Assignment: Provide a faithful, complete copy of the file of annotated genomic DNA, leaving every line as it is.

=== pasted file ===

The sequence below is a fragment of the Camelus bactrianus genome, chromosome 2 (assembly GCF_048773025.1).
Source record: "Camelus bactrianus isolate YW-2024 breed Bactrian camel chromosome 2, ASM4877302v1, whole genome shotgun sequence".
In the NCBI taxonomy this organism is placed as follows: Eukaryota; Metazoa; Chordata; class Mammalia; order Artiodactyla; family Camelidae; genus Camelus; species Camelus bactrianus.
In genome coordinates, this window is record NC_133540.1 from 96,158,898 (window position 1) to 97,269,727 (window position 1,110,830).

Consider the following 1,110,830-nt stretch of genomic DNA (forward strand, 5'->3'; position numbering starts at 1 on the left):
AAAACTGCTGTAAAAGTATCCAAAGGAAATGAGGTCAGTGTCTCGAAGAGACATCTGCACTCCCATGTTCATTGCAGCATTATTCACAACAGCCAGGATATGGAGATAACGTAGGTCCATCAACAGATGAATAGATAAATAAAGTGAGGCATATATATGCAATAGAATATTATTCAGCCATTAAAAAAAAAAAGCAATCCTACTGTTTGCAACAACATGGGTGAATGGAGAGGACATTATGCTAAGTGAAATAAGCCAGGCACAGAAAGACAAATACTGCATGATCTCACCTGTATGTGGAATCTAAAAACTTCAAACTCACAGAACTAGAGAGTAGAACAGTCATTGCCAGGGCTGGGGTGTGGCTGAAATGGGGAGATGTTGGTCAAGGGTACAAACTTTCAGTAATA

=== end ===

The sequence below is a fragment of the Camelus bactrianus genome, chromosome 2 (assembly GCF_048773025.1).
Source record: "Camelus bactrianus isolate YW-2024 breed Bactrian camel chromosome 2, ASM4877302v1, whole genome shotgun sequence".
In the NCBI taxonomy this organism is placed as follows: Eukaryota; Metazoa; Chordata; class Mammalia; order Artiodactyla; family Camelidae; genus Camelus; species Camelus bactrianus.
In genome coordinates, this window is record NC_133540.1 from 96,158,898 (window position 1) to 97,269,727 (window position 1,110,830).

Consider the following 1,110,830-nt stretch of genomic DNA (forward strand, 5'->3'; position numbering starts at 1 on the left):
AAAACTGCTGTAAAAGTATCCAAAGGAAATGAGGTCAGTGTCTCGAAGAGACATCTGCACTCCCATGTTCATTGCAGCATTATTCACAACAGCCAGGATATGGAGATAACGTAGGTCCATCAACAGATGAATAGATAAATAAAGTGAGGCATATATATGCAATAGAATATTATTCAGCCATTAAAAAAAAAAAGCAATCCTACTGTTTGCAACAACATGGGTGAATGGAGAGGACATTATGCTAAGTGAAATAAGCCAGGCACAGAAAGACAAATACTGCATGATCTCACCTGTATGTGGAATCTAAAAACTTCAAACTCACAGAACTAGAGAGTAGAACAGTCATTGCCAGGGCTGGGGTGTGGCTGAAATGGGGAGATGTTGGTCAAGGGTACAAACTTTCAGTAATA